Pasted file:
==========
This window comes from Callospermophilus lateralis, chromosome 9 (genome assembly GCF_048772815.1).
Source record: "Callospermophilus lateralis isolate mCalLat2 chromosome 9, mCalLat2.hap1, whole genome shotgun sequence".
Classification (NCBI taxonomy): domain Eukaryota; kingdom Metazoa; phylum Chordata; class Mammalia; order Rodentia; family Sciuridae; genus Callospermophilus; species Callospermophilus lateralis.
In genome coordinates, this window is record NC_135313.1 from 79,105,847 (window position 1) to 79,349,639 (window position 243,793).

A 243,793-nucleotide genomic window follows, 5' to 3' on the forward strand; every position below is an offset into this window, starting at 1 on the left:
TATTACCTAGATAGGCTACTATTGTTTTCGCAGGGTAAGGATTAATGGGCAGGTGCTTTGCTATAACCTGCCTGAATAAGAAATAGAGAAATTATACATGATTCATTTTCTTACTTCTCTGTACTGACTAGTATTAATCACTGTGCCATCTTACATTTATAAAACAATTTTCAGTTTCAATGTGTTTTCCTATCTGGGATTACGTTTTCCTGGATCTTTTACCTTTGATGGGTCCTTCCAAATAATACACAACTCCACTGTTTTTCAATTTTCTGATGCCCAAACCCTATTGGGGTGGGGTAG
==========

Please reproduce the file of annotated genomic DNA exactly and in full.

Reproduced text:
This window comes from Callospermophilus lateralis, chromosome 9 (genome assembly GCF_048772815.1).
Source record: "Callospermophilus lateralis isolate mCalLat2 chromosome 9, mCalLat2.hap1, whole genome shotgun sequence".
Classification (NCBI taxonomy): domain Eukaryota; kingdom Metazoa; phylum Chordata; class Mammalia; order Rodentia; family Sciuridae; genus Callospermophilus; species Callospermophilus lateralis.
In genome coordinates, this window is record NC_135313.1 from 79,105,847 (window position 1) to 79,349,639 (window position 243,793).

A 243,793-nucleotide genomic window follows, 5' to 3' on the forward strand; every position below is an offset into this window, starting at 1 on the left:
TATTACCTAGATAGGCTACTATTGTTTTCGCAGGGTAAGGATTAATGGGCAGGTGCTTTGCTATAACCTGCCTGAATAAGAAATAGAGAAATTATACATGATTCATTTTCTTACTTCTCTGTACTGACTAGTATTAATCACTGTGCCATCTTACATTTATAAAACAATTTTCAGTTTCAATGTGTTTTCCTATCTGGGATTACGTTTTCCTGGATCTTTTACCTTTGATGGGTCCTTCCAAATAATACACAACTCCACTGTTTTTCAATTTTCTGATGCCCAAACCCTATTGGGGTGGGGTAG